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    [Show abstract] [Hide abstract] ABSTRACT: Background Despite major public health initiatives and the existence of efficacious treatment regimes, tuberculosis (TB) remains a threat, particularly in resource-limited settings. A significant part of the problem is the difficulty of rapidly identifying infected individuals, and as a result, there has been renewed interest in developing better diagnostics for infection or disease caused by Mycobacterium tuberculosis. Many of the existing tools, however, have limitations such as poor sensitivity or specificity, or the need for well-equipped laboratories to function effectively. Serodiagnostic approaches in particular have long drawn attention, due to their potential utility in large field studies, particularly in resource-poor settings. Unfortunately none of the serodiagnostic approaches have so far proven useful under field conditions. Results We screened a large panel of antigens with serodiagnostic potential by ELISA and selected a subpanel that was strongly and broadly recognised by TB patients, but not by controls. These antigens were then formulated into a simple immuno-chromatographic lateral flow assay format, suitable for field use, and tested against panels of plasma and blood samples from individuals with different clinical status (confirmed TB patients, household contacts, and apparently healthy community controls), recruited from Ethiopia (a highly TB-endemic country) and Turkey (a TB meso-endemic country). While specificity was good (97-100% in non TB-endemic controls), the sensitivity was not as high as expected (46-54% in pulmonary TB, 25-29% in extra-pulmonary TB). Conclusions Though below the level of sensitivity the consortium had set for commercial development, the assay specifically identified M. tuberculosis-infected individuals, and provides a valuable proof of concept.
    Full-text · Article · May 2013 · BMC Research Notes
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    [Show abstract] [Hide abstract] ABSTRACT: Induction of broad T-cell immune responses is regarded as critical for vaccines against the human immunodeficiency virus type 1 (HIV-1) which exhibit high diversity and, therefore, focus has been on inducing cytotoxic CD8 T-cell responses against the more conserved parts of the virus, such as the Gag protein. Herein, we have used the p24 protein which contains a range of conserved T-cell epitopes. We demonstrate that a vaccine of HIV-1 subtype B consensus group-specific antigen (Gag) p24 protein with the CD8-inducing liposomal cationic adjuvant formulation (CAF) 05, induces both CD4 and CD8 T-cell responses in CB6F1 mice. The adjuvanted vaccine also induced functional antigen-specific cytotoxicity in vivo. Furthermore, we found that when fragmenting the Gag p24 protein into overlapping Gag p24 peptides, a broader T-cell epitope specificity was induced in the humanized human leukocyte antigen (HLA)-A2/DR-transgenic mouse model. Thus, combining overlapping Gag p24 peptides with CAF05 appears to be a promising and simple strategy for inducing broader T-cell responses to multiple conserved epitopes which will be relevant for both prophylactic and therapeutic HIV-1 vaccines.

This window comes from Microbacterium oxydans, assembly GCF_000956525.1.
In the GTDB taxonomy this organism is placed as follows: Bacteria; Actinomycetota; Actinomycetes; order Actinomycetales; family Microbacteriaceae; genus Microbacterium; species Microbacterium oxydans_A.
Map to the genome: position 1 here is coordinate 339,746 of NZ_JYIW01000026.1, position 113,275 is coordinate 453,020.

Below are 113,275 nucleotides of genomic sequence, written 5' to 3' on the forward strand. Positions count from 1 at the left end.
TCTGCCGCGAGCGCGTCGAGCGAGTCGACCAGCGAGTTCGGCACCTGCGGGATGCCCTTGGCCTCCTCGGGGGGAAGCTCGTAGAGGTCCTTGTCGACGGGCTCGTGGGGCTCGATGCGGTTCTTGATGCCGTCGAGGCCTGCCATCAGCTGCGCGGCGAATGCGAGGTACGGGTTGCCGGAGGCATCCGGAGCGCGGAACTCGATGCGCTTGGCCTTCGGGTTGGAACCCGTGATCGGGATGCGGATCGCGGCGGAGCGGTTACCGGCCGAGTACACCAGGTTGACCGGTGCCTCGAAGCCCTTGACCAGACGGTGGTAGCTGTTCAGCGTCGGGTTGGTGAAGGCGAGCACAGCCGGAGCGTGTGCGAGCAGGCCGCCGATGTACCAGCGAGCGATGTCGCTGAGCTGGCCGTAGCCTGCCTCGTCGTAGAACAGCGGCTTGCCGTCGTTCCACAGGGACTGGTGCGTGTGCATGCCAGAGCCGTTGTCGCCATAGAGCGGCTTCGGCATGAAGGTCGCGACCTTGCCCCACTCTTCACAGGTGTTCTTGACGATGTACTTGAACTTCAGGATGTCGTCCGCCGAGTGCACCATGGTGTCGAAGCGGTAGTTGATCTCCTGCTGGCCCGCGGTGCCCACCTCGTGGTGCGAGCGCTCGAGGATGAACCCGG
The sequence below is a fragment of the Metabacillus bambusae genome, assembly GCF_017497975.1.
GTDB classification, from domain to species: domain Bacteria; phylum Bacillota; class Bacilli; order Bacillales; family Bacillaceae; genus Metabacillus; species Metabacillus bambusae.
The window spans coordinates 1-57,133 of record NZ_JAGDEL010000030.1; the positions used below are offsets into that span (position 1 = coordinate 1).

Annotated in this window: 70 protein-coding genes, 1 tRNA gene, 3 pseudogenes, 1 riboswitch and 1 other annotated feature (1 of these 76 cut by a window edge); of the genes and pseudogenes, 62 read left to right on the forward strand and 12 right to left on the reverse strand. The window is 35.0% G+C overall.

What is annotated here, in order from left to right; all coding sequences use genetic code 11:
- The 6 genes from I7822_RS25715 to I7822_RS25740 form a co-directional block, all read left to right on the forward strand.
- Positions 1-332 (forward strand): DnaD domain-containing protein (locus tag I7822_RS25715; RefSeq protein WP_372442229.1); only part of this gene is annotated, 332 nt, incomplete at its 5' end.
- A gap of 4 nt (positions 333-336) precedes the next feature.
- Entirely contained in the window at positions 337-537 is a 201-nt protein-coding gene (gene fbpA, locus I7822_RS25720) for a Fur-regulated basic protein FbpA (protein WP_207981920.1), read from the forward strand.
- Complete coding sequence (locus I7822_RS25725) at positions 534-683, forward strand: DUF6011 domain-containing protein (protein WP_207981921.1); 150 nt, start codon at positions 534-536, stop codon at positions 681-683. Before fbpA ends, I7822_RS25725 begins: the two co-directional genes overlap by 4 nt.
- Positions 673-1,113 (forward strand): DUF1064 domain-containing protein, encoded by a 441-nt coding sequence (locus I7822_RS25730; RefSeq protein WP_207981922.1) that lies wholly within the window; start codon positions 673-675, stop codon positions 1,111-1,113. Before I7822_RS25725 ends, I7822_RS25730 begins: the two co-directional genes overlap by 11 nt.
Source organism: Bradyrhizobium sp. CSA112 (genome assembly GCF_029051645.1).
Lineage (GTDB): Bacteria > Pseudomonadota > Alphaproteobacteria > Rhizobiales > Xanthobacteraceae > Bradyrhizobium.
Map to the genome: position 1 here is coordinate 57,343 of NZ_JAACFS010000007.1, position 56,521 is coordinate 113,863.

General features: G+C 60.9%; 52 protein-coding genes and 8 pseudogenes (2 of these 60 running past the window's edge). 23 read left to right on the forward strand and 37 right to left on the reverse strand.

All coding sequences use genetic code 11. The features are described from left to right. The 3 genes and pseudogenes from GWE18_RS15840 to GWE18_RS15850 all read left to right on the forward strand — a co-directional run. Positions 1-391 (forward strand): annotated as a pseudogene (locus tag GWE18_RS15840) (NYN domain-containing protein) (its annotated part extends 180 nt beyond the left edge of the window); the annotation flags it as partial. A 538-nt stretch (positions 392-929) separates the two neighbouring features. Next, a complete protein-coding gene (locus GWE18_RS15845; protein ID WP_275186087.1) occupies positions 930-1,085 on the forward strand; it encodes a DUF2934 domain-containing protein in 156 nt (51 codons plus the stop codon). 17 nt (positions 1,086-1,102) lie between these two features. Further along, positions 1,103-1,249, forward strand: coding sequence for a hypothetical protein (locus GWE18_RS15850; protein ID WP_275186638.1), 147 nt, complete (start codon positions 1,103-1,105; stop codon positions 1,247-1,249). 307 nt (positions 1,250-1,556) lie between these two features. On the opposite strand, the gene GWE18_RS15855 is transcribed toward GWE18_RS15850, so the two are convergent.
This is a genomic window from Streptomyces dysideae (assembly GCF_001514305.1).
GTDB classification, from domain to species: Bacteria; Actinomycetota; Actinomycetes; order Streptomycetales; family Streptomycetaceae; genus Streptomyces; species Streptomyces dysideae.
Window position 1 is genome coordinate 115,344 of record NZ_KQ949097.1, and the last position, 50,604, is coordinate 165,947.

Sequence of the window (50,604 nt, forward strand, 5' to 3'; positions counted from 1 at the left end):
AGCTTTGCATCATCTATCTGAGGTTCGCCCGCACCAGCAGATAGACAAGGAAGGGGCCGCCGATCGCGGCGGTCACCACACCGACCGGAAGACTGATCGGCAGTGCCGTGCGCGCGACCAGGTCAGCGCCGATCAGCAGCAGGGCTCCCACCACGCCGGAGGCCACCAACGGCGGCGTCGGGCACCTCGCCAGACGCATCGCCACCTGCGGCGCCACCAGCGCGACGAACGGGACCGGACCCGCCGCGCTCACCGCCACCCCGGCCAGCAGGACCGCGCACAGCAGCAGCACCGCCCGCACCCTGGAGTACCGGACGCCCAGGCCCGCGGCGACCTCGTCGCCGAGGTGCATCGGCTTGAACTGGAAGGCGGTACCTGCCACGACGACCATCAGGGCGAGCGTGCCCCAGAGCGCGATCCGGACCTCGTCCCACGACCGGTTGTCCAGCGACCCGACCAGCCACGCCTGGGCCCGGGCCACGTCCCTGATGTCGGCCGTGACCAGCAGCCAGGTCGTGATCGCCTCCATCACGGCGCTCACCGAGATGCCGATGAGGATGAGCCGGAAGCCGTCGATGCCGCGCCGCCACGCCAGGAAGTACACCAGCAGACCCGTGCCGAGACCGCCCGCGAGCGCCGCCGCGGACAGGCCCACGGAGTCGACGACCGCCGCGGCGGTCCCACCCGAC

Full-text · Article · May 2013 · PLoS ONE
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    [Show abstract] [Hide abstract] ABSTRACT: The bacille Calmette-Guérin vaccine provides very efficient protection in standard animal models of Mycobacterium tuberculosis challenge. We show in this article that although bacille Calmette-Guérin controlled M. tuberculosis growth for 7 wk of infection, the protection was gradually lost as the infection entered the chronic phase. The regrowth of M. tuberculosis coincided with an almost complete disappearance of IL-2-producing CD4 T cells. Booster vaccination with a subunit vaccine (Ag85B-ESAT-6+CAF01) expanded IL-2(+) CD4(+) T cell coexpressing either TNF-α or TNF-α/IFN-γ, and the maintenance of this population in the late stage of infection was associated with enhanced control of bacterial growth. The IL-2(+) CD4(+) T cell subsets were KLRG1(-) (nonterminally differentiated), were found to be CD62L(high), and further maintained a pronounced proliferative and cytokine-producing potential in the draining lymph nodes, when the animals were challenged 2 y postvaccination. These results suggest that the CD4(+) KLRG1(-) IL-2-secreting subsets are central memory T cells with the potential to continuously replenish the T cells at the site of infection and prevent attrition and functional exhaustion.
    Full-text · Article · May 2013 · The Journal of Immunology
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    [Show abstract] [Hide abstract] ABSTRACT: Tuberculin skin testing is simple and relatively inexpensive, but the specificity of PPD is affected by BCG vaccination. Determine optimal dose and specificity of recombinant ESAT-6 and CFP-10 (C-Tb) produced in Lactococcus lactis for diagnosis of M. tuberculosis infection. In a dose finding phase I trial 0.01 or 0.1 µg preserved and unpreserved C-Tb was injected by Mantoux technique in 38 patients with active tuberculosis and induration responses measured. In a phase II specificity trial in 151 uninfected, BCG vaccinated participants 0.1 µg C-Tb was compared to 2 TU PPD. 0.1 µg C-Tb gave a median induration of 15 mm after 2 days. Phenol preservation did not affect the response. The specificity of C-Tb was 99.3% (95% CI 96-100%) regarding indurations ≥5 mm as a positive outcome. This was higher than the specificity of PPD (63% using a cut-off of 5 mm or 92% using a cut-off of 15 mm to adjust for non-specific BCG responses). Local adverse reactions following C-Tb injection included transient itching and discomfort as expected components of the immune response. C-Tb offers a simple and convenient skin test to diagnose M. tuberculosis infection using a single, universal cut-off unaffected by BCG vaccination. NCT01033929 and NCT01241188.